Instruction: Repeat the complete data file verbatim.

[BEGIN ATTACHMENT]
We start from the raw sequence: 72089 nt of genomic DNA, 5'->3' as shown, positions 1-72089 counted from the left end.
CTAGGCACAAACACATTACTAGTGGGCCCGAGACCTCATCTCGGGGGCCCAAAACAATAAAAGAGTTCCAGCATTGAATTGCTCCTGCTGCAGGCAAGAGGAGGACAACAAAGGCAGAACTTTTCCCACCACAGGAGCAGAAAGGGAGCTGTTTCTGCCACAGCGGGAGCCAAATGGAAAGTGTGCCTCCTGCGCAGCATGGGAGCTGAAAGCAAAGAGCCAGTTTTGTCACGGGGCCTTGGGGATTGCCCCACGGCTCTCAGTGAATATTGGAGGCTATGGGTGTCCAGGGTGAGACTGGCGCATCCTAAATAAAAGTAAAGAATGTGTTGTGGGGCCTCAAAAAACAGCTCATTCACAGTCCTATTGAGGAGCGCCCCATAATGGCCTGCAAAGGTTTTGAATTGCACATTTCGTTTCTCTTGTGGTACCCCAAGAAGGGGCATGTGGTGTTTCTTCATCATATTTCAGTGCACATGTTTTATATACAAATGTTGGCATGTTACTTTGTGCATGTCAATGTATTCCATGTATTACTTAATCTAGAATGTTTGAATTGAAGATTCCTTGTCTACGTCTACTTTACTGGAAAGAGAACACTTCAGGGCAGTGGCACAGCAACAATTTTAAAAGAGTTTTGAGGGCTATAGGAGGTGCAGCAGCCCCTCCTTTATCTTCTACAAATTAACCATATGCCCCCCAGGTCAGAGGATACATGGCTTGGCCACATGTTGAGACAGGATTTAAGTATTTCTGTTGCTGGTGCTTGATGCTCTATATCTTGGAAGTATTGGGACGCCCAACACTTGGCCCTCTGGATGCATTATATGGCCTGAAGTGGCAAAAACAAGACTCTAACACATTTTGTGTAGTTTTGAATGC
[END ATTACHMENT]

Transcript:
We start from the raw sequence: 72089 nt of genomic DNA, 5'->3' as shown, positions 1-72089 counted from the left end.
CTAGGCACAAACACATTACTAGTGGGCCCGAGACCTCATCTCGGGGGCCCAAAACAATAAAAGAGTTCCAGCATTGAATTGCTCCTGCTGCAGGCAAGAGGAGGACAACAAAGGCAGAACTTTTCCCACCACAGGAGCAGAAAGGGAGCTGTTTCTGCCACAGCGGGAGCCAAATGGAAAGTGTGCCTCCTGCGCAGCATGGGAGCTGAAAGCAAAGAGCCAGTTTTGTCACGGGGCCTTGGGGATTGCCCCACGGCTCTCAGTGAATATTGGAGGCTATGGGTGTCCAGGGTGAGACTGGCGCATCCTAAATAAAAGTAAAGAATGTGTTGTGGGGCCTCAAAAAACAGCTCATTCACAGTCCTATTGAGGAGCGCCCCATAATGGCCTGCAAAGGTTTTGAATTGCACATTTCGTTTCTCTTGTGGTACCCCAAGAAGGGGCATGTGGTGTTTCTTCATCATATTTCAGTGCACATGTTTTATATACAAATGTTGGCATGTTACTTTGTGCATGTCAATGTATTCCATGTATTACTTAATCTAGAATGTTTGAATTGAAGATTCCTTGTCTACGTCTACTTTACTGGAAAGAGAACACTTCAGGGCAGTGGCACAGCAACAATTTTAAAAGAGTTTTGAGGGCTATAGGAGGTGCAGCAGCCCCTCCTTTATCTTCTACAAATTAACCATATGCCCCCCAGGTCAGAGGATACATGGCTTGGCCACATGTTGAGACAGGATTTAAGTATTTCTGTTGCTGGTGCTTGATGCTCTATATCTTGGAAGTATTGGGACGCCCAACACTTGGCCCTCTGGATGCATTATATGGCCTGAAGTGGCAAAAACAAGACTCTAACACATTTTGTGTAGTTTTGAATGC